Tuesday, September 1, 2015

Petrarch: Inventor of the Seance For Purposes of Flattery

[Italy. A small home seemingly decorated with fervent but sporadic mini-shrines.]

Ohmmmmmm. Is Cicero there? Ask our spirit guide if Cicero is there.

Cicero. Yes. Hi. Um, I'm Petrarch and I invent sonnets and so forth, and I don't really have any questions for you because I am your biggest fan and have devoted serious effort to stalking you transtemporally. Ahem. Love you bye.

[End scene.]

I wonder if Petrarch ever felt, as I do, that it's all too easy to get caught up in secondary sources. When was the last time you read On the Nature of the Gods without annotations? When was the last time you read it in its native Latin? (De Natura Deorum...sounds like the motto of an Ivy League dental school.) Of course, as soon as you finished it you headed to your friendly neighborhood literary journal to find a few good things to say about it the next time someone brings it up in conversation (which you sincerely hope they will).

Secondary sources are valuable, of course. But the spirit of Ad Fontes, that of genuinely interacting with a text, face to face, alone—not at the metaphorical social event, going from conversation to conversation, not under the guidance of a professor—in a word, a Formalist-like close reading—is easy to forget when such vibrant academic conversation is available. Petrarch gets that (at least, from my interpretation of his Familiar Letters, which, I realize, superimposes prescience on him). His foremost desire, it seems, is to speak to Cicero and Homer: actually speak to them as listeners, not as topics. On the other hand, he must be doing it demonstratively, since the aforementioned, may they rest in peace, will never read his messages. It only makes sense that they are intended for the living, for a vague "us." What is he trying to teach us, then, and why does he adopt the pretense of mortal coexistence with the classical authors?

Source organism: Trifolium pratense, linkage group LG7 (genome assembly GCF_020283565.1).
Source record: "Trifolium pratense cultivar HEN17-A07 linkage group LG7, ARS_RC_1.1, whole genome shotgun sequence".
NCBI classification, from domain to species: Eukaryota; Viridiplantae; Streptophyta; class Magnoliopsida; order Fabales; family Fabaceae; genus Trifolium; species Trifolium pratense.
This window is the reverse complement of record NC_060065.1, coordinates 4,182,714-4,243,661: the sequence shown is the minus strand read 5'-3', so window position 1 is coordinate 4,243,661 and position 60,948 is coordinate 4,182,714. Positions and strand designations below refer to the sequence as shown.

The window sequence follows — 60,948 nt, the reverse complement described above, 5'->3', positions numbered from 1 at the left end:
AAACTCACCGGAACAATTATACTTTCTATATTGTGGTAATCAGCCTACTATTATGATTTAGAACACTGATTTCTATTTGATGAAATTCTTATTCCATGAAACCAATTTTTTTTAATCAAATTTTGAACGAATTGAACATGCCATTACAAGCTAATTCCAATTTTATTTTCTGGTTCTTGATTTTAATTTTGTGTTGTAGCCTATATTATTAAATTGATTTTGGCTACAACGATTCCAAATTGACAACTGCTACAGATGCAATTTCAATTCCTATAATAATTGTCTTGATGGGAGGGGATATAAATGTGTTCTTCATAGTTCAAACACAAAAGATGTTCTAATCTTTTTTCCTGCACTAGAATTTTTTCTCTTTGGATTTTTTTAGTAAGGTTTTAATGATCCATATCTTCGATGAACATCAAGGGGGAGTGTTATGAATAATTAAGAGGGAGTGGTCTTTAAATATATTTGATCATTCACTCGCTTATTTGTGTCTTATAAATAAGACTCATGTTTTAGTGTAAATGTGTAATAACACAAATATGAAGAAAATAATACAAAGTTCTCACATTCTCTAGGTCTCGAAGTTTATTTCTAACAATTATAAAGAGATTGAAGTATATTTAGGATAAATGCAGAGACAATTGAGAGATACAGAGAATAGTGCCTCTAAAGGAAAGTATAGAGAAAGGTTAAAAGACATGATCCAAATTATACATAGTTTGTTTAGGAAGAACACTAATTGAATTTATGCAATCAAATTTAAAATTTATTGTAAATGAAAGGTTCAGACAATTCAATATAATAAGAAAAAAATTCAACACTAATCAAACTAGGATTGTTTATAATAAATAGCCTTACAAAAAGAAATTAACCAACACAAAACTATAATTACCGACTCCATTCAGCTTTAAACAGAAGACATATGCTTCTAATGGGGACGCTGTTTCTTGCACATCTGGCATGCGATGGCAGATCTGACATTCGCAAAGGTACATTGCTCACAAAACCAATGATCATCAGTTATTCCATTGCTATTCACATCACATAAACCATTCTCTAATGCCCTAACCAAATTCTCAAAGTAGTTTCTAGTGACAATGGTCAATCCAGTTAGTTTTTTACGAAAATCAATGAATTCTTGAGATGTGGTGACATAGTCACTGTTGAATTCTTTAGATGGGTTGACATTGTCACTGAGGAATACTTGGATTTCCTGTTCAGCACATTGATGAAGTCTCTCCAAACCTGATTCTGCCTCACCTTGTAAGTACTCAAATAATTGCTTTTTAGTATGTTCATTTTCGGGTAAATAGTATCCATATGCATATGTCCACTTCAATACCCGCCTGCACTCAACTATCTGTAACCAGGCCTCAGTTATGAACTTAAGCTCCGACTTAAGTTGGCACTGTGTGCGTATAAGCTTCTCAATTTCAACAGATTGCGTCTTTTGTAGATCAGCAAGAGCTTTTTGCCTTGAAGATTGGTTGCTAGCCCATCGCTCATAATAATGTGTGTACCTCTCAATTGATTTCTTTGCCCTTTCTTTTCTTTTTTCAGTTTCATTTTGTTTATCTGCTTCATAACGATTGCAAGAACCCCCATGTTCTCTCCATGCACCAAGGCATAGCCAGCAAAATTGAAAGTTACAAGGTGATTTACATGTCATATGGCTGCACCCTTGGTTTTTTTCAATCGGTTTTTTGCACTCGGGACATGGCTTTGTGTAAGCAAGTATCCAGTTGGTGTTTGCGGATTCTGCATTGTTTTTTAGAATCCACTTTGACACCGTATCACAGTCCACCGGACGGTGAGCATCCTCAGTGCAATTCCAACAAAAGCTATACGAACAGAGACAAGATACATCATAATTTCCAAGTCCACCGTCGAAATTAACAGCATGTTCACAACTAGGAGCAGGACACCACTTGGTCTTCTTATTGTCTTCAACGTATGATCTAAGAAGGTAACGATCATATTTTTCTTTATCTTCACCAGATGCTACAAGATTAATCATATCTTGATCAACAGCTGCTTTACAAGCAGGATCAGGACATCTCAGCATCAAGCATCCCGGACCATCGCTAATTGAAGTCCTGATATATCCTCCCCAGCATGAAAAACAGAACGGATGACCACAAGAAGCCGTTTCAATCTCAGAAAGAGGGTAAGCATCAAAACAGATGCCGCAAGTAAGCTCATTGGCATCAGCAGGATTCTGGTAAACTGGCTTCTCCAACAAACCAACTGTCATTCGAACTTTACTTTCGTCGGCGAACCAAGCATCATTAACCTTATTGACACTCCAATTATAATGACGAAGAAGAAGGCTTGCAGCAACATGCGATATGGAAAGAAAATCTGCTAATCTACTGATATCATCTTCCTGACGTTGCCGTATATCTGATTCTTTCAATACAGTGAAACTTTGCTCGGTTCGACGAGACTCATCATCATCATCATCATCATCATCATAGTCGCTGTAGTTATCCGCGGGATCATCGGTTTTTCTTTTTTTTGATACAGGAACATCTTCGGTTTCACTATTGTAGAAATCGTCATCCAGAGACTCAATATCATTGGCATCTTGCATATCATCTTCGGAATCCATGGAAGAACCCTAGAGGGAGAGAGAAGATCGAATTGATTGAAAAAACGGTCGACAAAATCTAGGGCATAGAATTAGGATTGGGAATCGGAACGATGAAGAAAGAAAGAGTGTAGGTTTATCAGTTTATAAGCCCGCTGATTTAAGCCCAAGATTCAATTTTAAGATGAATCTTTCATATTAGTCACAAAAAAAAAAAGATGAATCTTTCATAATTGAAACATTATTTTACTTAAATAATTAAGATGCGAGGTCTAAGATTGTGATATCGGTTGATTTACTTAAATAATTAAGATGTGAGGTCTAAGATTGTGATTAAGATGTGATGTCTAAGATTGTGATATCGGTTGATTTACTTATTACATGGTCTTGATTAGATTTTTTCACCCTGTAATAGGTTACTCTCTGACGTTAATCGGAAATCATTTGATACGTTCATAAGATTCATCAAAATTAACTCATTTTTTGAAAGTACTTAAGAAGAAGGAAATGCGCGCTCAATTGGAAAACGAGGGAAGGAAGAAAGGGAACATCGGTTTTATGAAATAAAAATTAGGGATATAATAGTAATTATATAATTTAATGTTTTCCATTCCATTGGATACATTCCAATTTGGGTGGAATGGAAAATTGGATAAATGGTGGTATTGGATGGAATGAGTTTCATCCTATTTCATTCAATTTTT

I'll let these questions hang in the air for a moment, but I think if Petrarch were among us today, he would engage heartily (though perhaps under a pseudonym) in the debates of modern critical theory. Petrarch would be the one arguing that the Author is not dead, not as long as we see him reflected in his prose and are willing to engage with him as a person and as equals. This paradigm would shape our reading of a text, leading us to look at it not as the product of preexisting cultural or literary variables, but as the metaphysical brainchild of someone who has transcended both their culture and their literary milieu, someone so rare—even out of place—that they actually deserve the praise afforded by Petrarch. I'll conclude there, but I'm convinced that there's something greater than poetry to be extrapolated from Petrarch's Letters, something that adds depth to our understanding of Ad Fontes and pushes the boundaries of our critical paradigm. Heretical as it may sound to post-modern ears, it worships both the author and the text, both the word and the context. We shouldn't take it lightly; it proceeds from a source which, as much as any other, is worth returning to.

--Isaac Lyman

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